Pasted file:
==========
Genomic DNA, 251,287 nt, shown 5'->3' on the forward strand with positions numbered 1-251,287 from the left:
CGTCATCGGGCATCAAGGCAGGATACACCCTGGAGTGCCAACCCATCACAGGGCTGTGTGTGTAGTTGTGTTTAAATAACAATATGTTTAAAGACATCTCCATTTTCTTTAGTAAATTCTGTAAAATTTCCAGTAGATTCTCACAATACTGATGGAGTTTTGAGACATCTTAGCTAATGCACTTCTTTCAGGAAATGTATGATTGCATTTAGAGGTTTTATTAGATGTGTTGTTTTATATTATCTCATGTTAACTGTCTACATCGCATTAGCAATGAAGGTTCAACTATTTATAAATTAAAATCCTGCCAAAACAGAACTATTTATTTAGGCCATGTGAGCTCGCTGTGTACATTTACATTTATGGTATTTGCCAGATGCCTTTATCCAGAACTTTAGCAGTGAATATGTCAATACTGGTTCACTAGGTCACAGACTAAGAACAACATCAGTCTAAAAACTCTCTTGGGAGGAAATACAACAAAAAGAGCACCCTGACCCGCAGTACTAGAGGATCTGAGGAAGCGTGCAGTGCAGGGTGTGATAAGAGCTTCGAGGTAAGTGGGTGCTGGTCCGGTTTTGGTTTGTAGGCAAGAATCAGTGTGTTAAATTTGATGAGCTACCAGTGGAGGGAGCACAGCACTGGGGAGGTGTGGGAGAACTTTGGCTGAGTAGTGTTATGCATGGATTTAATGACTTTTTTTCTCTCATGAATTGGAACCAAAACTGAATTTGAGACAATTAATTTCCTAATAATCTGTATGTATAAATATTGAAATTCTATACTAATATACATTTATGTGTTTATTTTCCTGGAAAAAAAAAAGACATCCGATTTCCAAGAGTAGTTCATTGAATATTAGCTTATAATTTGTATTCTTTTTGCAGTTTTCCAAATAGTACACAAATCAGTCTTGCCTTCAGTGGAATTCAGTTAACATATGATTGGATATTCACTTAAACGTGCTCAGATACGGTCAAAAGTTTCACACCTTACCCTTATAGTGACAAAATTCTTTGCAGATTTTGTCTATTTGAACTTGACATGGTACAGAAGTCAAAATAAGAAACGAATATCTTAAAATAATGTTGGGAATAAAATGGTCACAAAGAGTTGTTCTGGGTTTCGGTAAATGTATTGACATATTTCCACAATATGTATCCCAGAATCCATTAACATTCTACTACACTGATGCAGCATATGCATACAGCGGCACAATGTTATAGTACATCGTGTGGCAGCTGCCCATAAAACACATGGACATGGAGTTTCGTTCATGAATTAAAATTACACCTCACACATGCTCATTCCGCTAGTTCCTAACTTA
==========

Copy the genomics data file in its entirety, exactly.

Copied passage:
Genomic DNA, 251,287 nt, shown 5'->3' on the forward strand with positions numbered 1-251,287 from the left:
CGTCATCGGGCATCAAGGCAGGATACACCCTGGAGTGCCAACCCATCACAGGGCTGTGTGTGTAGTTGTGTTTAAATAACAATATGTTTAAAGACATCTCCATTTTCTTTAGTAAATTCTGTAAAATTTCCAGTAGATTCTCACAATACTGATGGAGTTTTGAGACATCTTAGCTAATGCACTTCTTTCAGGAAATGTATGATTGCATTTAGAGGTTTTATTAGATGTGTTGTTTTATATTATCTCATGTTAACTGTCTACATCGCATTAGCAATGAAGGTTCAACTATTTATAAATTAAAATCCTGCCAAAACAGAACTATTTATTTAGGCCATGTGAGCTCGCTGTGTACATTTACATTTATGGTATTTGCCAGATGCCTTTATCCAGAACTTTAGCAGTGAATATGTCAATACTGGTTCACTAGGTCACAGACTAAGAACAACATCAGTCTAAAAACTCTCTTGGGAGGAAATACAACAAAAAGAGCACCCTGACCCGCAGTACTAGAGGATCTGAGGAAGCGTGCAGTGCAGGGTGTGATAAGAGCTTCGAGGTAAGTGGGTGCTGGTCCGGTTTTGGTTTGTAGGCAAGAATCAGTGTGTTAAATTTGATGAGCTACCAGTGGAGGGAGCACAGCACTGGGGAGGTGTGGGAGAACTTTGGCTGAGTAGTGTTATGCATGGATTTAATGACTTTTTTTCTCTCATGAATTGGAACCAAAACTGAATTTGAGACAATTAATTTCCTAATAATCTGTATGTATAAATATTGAAATTCTATACTAATATACATTTATGTGTTTATTTTCCTGGAAAAAAAAAAGACATCCGATTTCCAAGAGTAGTTCATTGAATATTAGCTTATAATTTGTATTCTTTTTGCAGTTTTCCAAATAGTACACAAATCAGTCTTGCCTTCAGTGGAATTCAGTTAACATATGATTGGATATTCACTTAAACGTGCTCAGATACGGTCAAAAGTTTCACACCTTACCCTTATAGTGACAAAATTCTTTGCAGATTTTGTCTATTTGAACTTGACATGGTACAGAAGTCAAAATAAGAAACGAATATCTTAAAATAATGTTGGGAATAAAATGGTCACAAAGAGTTGTTCTGGGTTTCGGTAAATGTATTGACATATTTCCACAATATGTATCCCAGAATCCATTAACATTCTACTACACTGATGCAGCATATGCATACAGCGGCACAATGTTATAGTACATCGTGTGGCAGCTGCCCATAAAACACATGGACATGGAGTTTCGTTCATGAATTAAAATTACACCTCACACATGCTCATTCCGCTAGTTCCTAACTTA